Studies in mice involving fasting have shown to extend lifespan and improve age-related diseases.
“We found that intermittent fasting caused a slight increase in SIRT3, a well-known gene that promotes longevity and is involved in protective cell responses,” said Michael Guo, a student at Harvard Medical School.
Pivotal to the study was the SIRT3 gene, responsible for encoding a protein also called SIRT3 which belongs to a class of proteins known as sirtuins. In experiments involving mice, increased levels of sirtuins led to an extension of lifespans.
“The hypothesis is that if the body is intermittently exposed to low levels of oxidative stress, it can build a better response to it.”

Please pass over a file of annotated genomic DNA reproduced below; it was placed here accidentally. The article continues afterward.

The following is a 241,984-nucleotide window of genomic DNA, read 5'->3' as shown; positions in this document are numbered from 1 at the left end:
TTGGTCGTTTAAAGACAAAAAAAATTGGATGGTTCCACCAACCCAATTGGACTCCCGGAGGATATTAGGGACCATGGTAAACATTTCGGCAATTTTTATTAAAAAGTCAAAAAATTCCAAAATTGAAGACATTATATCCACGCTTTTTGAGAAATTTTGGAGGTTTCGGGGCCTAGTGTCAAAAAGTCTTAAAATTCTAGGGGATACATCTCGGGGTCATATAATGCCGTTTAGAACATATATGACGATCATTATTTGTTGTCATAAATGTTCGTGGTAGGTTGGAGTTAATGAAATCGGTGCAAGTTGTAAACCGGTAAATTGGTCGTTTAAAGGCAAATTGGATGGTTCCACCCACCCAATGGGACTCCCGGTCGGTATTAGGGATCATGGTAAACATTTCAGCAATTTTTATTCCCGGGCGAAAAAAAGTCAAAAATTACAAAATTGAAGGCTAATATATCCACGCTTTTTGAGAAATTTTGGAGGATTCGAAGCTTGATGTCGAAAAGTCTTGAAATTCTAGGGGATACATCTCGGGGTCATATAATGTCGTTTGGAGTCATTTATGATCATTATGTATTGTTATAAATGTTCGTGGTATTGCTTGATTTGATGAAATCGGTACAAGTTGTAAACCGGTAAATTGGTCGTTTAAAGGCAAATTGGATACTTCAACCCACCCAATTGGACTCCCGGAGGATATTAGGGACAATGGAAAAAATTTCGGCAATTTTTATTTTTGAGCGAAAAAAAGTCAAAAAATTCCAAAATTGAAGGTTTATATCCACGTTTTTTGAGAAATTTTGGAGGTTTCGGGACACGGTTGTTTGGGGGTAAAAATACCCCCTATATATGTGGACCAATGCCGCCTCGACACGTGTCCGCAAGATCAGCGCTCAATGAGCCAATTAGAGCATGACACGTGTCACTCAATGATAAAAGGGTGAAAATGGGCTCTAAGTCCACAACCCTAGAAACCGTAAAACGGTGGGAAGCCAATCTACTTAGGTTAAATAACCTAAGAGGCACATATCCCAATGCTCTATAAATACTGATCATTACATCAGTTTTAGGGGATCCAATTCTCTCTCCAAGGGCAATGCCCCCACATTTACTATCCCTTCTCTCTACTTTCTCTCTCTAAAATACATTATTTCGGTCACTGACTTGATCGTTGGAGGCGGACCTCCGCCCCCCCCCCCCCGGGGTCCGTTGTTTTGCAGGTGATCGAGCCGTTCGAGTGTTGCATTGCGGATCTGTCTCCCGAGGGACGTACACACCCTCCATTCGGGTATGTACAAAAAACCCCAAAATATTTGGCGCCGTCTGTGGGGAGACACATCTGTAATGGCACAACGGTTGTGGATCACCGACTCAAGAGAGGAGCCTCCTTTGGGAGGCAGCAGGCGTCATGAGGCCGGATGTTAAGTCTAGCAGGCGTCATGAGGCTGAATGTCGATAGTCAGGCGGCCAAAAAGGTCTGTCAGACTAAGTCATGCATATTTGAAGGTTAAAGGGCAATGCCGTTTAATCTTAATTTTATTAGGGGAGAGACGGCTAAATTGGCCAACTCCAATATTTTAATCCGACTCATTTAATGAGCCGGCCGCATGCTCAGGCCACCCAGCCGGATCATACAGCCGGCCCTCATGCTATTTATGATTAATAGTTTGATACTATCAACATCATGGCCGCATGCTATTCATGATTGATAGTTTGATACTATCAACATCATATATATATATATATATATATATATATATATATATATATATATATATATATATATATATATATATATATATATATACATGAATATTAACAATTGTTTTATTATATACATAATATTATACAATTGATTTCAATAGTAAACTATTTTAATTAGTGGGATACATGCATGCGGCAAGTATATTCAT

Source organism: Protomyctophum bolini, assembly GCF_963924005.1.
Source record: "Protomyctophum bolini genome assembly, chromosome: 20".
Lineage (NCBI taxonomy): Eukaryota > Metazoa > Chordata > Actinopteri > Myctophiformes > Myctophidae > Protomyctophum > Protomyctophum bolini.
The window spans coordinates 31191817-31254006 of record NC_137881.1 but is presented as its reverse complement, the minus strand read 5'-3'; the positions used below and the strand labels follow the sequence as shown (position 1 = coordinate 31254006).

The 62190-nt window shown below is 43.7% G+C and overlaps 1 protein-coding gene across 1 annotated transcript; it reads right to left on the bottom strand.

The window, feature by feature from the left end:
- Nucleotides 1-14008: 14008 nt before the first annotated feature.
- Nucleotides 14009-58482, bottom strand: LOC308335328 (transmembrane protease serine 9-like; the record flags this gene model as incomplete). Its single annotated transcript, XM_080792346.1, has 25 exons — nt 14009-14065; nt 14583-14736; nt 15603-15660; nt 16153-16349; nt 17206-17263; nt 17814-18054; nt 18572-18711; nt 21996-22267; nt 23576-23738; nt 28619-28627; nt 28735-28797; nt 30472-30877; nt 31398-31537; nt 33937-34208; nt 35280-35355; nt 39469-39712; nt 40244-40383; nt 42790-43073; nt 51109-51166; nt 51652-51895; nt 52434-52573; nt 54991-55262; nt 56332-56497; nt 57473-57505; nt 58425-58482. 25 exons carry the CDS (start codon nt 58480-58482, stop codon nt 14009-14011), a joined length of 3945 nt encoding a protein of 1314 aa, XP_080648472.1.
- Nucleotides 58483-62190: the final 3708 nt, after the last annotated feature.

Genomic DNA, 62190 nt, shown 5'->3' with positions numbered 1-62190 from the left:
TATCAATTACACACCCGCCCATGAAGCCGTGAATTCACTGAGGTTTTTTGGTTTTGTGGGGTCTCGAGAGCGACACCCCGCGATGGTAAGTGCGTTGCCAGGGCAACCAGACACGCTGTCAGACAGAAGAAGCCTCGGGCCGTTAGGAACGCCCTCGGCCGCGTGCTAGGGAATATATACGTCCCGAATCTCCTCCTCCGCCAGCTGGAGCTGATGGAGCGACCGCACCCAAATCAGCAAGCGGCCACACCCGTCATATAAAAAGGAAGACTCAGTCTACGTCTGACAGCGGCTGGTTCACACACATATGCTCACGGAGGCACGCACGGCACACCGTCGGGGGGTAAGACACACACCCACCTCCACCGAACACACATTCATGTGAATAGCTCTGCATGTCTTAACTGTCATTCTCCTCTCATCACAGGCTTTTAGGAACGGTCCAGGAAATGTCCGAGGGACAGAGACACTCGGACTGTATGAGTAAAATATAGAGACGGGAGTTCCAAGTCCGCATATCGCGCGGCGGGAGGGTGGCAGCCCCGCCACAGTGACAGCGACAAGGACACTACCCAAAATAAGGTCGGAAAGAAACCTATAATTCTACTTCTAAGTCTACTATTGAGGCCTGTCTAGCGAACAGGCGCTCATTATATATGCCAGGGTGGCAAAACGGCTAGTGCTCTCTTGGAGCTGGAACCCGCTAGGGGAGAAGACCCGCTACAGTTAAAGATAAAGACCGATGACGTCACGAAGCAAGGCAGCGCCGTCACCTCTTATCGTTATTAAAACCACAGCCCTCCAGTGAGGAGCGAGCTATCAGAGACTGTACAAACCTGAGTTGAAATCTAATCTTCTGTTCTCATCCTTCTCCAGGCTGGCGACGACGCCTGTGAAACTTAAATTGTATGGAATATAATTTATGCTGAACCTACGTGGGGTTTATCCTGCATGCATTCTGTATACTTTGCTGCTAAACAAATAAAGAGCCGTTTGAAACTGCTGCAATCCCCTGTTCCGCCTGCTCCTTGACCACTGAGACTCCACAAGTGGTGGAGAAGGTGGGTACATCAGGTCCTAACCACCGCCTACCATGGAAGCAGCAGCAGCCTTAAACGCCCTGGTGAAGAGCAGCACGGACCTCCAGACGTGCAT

The intermittent fasting also decreases insulin levels in the participants, meaning the diet could have an anti-diabetic effect as well.
In the study, researchers recruited 24 participants for the clinical trial.
The participants alternated one day of eating 25 percent of their daily caloric intake with one day of eating 175 percent of their daily caloric intake during a three-week period.
Further, participants repeated the diet but also included vitamin C and vitamin E to test antioxidant supplements.
The beneficial sirtuin proteins such as SIRT3 and SIRT1, tended to increase as a result of the diet, but when antioxidants were supplemented on top of the diet, some of these increases disappeared.
The study appeared in the journal Rejuvenation Research.